There is, however, something missing. Namely, my acknowledgments.
These things happen. Putting together a book is a complex process. Now and again, something's bound to fall through the cracks. And I'm assured my acknowledgments will appear in later editions. But in the meantime, I thought I'd share them here. THE KILLING KIND traveled a long and winding road to publication, and many have helped it on its way. It'd be a shame if their efforts were to go unrecognized. So, without further ado...
A few years ago, Steve Weddle, editor of Needle: A Magazine of Noir, asked if I’d be interested in contributing a short story. I pitched him a couple ideas, and he pushed me to write the more ambitious of the two. The resulting story, “The Hitter,” was nominated for an Anthony Award, appeared in THE BEST AMERICAN MYSTERY STORIES 2011, and served as the basis for THE KILLING KIND. I think that means I owe Steve a drink.
Otto Penzler and Harlan Coben, editors of THE BEST AMERICAN MYSTERY STORIES 2011, deserve my thanks, too. Their faith in “The Hitter” played no small part in my decision to write THE KILLING KIND.
Shepherding Hendricks from short story to novel wasn’t easy—that guy’s not one for taking orders—but thankfully, I had some help along the way. THE KILLING KIND would be a pale shadow of itself without the guidance and wisdom of my agent, David Gernert, and my editor, Josh Kendall. Their fingerprints are all over its strongest moments, and I’m a better writer for knowing them.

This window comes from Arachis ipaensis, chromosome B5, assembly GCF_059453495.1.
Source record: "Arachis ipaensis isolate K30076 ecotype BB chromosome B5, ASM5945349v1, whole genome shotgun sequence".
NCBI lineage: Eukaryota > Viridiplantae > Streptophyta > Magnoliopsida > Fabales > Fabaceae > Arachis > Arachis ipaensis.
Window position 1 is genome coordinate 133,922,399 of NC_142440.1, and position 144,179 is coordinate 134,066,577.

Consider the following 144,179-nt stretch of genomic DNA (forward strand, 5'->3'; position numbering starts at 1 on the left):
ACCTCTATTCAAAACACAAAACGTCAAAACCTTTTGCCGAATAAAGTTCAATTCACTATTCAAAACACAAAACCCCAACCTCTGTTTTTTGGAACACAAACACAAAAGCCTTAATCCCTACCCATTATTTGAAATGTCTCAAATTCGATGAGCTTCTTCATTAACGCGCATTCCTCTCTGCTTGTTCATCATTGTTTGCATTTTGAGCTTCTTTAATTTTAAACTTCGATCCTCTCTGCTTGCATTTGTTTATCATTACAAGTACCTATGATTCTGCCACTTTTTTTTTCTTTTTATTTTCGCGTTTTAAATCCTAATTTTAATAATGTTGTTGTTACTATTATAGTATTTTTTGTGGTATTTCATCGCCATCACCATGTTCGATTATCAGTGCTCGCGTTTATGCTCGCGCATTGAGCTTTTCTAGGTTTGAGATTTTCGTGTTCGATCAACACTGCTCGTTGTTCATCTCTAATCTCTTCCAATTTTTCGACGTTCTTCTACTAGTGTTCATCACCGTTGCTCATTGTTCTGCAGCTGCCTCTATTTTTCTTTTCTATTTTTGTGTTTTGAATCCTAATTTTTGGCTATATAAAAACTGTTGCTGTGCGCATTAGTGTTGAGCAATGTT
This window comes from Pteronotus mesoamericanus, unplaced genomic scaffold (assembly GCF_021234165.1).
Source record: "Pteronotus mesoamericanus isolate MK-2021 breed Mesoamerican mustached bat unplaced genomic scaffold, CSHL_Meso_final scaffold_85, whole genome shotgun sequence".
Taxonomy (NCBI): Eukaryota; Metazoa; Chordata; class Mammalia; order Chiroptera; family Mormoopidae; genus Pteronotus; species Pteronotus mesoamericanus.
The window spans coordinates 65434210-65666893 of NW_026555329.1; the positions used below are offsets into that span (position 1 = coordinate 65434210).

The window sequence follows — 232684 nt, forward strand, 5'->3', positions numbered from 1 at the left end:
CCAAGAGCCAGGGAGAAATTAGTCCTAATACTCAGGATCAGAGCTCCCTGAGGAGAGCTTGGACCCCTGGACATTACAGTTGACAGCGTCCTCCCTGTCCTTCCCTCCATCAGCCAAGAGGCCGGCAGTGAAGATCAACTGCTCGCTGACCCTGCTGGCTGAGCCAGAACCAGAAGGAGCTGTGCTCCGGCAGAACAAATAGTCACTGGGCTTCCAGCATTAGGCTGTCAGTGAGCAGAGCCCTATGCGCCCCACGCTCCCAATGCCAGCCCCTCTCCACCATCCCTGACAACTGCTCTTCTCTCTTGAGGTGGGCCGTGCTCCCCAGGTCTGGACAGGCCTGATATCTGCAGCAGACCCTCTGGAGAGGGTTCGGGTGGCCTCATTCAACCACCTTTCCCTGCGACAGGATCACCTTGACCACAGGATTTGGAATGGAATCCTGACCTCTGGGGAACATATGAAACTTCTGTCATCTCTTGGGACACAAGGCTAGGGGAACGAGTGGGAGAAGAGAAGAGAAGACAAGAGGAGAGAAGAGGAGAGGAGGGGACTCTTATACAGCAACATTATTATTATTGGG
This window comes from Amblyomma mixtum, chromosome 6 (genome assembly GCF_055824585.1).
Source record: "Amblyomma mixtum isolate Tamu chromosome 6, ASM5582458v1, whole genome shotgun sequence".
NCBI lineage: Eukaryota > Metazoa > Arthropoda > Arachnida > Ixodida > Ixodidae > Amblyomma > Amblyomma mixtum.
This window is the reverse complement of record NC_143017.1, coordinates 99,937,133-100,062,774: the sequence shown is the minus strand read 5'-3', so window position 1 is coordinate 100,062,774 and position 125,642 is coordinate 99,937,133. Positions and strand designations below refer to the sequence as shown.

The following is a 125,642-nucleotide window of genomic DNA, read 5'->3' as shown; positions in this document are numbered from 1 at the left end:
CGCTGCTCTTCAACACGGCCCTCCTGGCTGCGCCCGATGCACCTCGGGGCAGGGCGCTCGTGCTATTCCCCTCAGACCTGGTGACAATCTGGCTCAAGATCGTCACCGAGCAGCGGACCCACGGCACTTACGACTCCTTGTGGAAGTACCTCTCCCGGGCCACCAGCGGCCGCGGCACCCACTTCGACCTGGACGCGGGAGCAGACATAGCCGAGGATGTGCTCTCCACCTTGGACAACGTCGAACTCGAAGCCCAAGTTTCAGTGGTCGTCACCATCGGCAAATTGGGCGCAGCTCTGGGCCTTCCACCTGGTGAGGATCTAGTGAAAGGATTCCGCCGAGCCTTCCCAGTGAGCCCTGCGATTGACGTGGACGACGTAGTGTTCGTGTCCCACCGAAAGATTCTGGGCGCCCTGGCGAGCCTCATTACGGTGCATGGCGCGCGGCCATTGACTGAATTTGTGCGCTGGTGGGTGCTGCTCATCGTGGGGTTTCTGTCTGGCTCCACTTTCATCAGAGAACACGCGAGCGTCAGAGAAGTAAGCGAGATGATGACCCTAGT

David’s team at The Gernert Company has been a dream to work with—Ellen Goodson and Anna Worrall in particular. The same goes for the fine folks at Mulholland/Little, Brown—most notably Pamela Brown and Sabrina Callahan. And Ruth Tross of Mulholland UK has proven a delight as well.
I’m extremely grateful to Megan Abbott, David Baldacci, Chelsea Cain, Hilary Davidson, Joseph Finder, Simon Kernick, Owen Laukkanen, Stuart Neville, and Marcus Sakey for their early support of this novel—and to the crime fiction community at large for embracing me as their own and championing my work for years. It’s a hell of a thing to realize you’ve found your tribe.
I’d be remiss if I didn’t thank my family—Burns, Holm, and Niidas—for their unflagging support; rarely has a loved one’s life of crime been so readily embraced.
And finally, my deepest gratitude to my wife, Katrina, who helped set me on my true path and continues to light the way. Humbling though it is for this writer to admit, words fail to express how much that means to me.